On Monday, March 05, 2001 4:09 AM Anders Sandberg email@example.com wrote:
> Even if theologicians formulate their theologies in untestable terms
> (for whatever reasons), it doesn't mean religion loses its
> strength. Most religious people don't care strongly about the details
> about how evolution *really* happened or how souls interface the
> physical world, since the important thing to them is the emotional,
> social and spiritual effects of their religion. They might quote
> scripture to defend it, since an attack on some of the system is
> interpreted as an attack on the to them important parts. They might
> simply say that faith is more important than logic and science, and I
> think that is a correct description of how many value their religion:
> its value is found in the realm of subjective experience, not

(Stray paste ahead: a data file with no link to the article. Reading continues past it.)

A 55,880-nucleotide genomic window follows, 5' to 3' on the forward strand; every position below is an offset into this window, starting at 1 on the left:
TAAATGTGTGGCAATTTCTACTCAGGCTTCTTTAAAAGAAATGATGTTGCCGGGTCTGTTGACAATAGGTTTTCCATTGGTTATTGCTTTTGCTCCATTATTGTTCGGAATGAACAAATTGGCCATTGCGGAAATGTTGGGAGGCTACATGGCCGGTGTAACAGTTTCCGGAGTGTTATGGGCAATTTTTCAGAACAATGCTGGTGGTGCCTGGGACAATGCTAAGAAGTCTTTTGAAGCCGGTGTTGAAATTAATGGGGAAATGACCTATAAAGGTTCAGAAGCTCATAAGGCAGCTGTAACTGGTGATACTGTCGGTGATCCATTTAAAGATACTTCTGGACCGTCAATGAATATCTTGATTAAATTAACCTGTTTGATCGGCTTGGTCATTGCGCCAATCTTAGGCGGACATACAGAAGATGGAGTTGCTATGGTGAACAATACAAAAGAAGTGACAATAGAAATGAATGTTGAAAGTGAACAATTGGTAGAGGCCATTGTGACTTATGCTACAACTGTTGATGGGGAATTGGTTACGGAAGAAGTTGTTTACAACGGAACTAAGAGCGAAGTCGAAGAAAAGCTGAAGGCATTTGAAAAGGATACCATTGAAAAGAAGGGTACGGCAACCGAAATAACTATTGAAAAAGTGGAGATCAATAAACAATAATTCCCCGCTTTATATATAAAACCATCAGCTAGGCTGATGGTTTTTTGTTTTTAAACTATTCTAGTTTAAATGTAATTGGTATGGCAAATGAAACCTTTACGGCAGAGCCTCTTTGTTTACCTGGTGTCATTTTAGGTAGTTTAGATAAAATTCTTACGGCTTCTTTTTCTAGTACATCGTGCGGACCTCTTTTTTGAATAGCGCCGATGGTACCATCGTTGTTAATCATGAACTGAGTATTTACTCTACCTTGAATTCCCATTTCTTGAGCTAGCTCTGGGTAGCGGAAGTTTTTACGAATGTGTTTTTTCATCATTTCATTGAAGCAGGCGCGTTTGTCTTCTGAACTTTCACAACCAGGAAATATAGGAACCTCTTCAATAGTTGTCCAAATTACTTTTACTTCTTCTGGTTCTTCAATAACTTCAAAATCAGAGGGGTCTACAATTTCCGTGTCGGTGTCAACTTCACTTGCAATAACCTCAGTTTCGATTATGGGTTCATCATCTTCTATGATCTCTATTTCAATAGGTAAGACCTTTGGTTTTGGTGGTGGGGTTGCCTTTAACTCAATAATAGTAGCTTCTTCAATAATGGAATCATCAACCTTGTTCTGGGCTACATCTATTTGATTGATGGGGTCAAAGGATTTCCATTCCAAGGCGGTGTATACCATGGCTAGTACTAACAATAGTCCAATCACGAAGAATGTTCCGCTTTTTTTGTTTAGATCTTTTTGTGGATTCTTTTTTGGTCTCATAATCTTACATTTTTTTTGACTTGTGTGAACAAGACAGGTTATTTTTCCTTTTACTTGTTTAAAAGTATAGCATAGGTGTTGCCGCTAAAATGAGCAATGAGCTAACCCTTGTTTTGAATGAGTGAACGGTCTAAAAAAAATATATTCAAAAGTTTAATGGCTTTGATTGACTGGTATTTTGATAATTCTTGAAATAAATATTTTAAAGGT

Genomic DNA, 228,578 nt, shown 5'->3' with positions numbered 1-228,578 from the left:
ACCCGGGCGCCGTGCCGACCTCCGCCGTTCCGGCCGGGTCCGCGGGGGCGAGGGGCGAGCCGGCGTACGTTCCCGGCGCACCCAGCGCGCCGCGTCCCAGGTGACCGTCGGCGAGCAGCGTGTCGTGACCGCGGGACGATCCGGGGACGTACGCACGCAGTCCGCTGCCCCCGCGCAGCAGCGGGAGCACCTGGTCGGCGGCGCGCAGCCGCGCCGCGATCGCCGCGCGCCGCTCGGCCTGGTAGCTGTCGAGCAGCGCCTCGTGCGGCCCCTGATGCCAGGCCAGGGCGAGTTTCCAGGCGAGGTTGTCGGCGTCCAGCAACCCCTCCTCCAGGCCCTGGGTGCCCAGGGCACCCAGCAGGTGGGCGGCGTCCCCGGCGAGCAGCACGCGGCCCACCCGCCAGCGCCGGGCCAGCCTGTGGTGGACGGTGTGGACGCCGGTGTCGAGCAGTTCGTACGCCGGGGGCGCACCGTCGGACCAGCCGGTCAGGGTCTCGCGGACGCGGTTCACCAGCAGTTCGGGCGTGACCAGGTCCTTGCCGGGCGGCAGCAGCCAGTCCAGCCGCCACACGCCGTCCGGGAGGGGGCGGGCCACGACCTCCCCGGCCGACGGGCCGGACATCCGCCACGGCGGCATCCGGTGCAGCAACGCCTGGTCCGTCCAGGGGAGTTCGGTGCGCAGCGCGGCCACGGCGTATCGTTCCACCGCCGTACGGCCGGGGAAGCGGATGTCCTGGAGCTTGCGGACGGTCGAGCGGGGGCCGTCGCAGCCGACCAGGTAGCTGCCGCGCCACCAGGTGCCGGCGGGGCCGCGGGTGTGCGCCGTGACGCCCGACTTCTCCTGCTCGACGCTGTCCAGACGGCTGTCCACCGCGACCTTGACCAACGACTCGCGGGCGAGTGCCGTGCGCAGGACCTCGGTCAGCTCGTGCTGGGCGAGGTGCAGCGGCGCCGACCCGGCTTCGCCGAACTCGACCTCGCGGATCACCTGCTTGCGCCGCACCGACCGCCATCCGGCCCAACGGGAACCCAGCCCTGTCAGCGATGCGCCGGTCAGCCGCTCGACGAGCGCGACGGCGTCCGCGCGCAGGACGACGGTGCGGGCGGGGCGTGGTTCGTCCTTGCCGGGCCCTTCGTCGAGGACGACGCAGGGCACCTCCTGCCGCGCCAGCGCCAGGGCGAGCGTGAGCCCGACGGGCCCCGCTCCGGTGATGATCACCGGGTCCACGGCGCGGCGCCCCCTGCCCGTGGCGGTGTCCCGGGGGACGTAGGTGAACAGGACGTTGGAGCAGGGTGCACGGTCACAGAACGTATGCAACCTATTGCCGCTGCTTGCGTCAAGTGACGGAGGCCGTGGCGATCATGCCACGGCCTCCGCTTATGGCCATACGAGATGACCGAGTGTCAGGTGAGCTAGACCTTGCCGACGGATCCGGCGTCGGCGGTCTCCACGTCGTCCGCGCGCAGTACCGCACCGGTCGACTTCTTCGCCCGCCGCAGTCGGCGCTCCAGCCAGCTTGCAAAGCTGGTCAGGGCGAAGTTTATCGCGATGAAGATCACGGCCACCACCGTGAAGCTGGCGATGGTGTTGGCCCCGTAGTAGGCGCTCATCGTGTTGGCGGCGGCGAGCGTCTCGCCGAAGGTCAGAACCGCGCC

> objective facts. Since we on this list are very fond of objective
> reality, we tend to miss the difference in emphasis.
As the Buddha says in Hesse's _Siddhartha_, which I recommend all on this
list read, [his] doctrine is about overcoming suffering -- not truth.
But truly the problem is with linking the idea of overcoming suffering with
faith. If you show that link to be tenuous -- which would be no small
feat -- then you might have a better chance.
(On this note, see my "A Dialogue On Happiness" at
http://uweb.superlink.net/neptune/Dialogue.html This dialogue by no means
solves this problem. It was not intended to, but it raises some of the
questions involved. I think faith generally starts with skepticism; if one
can route skepticism, one can remove the need for faith.)
Still, I don't argue with people about religion, especially people who are
older than their early 20s for the most part because those people are
settled and it takes to much time and effort to convince them to change. Go
for the young!
> Creo quia absurdum...
Isn't it actually "credo.":)
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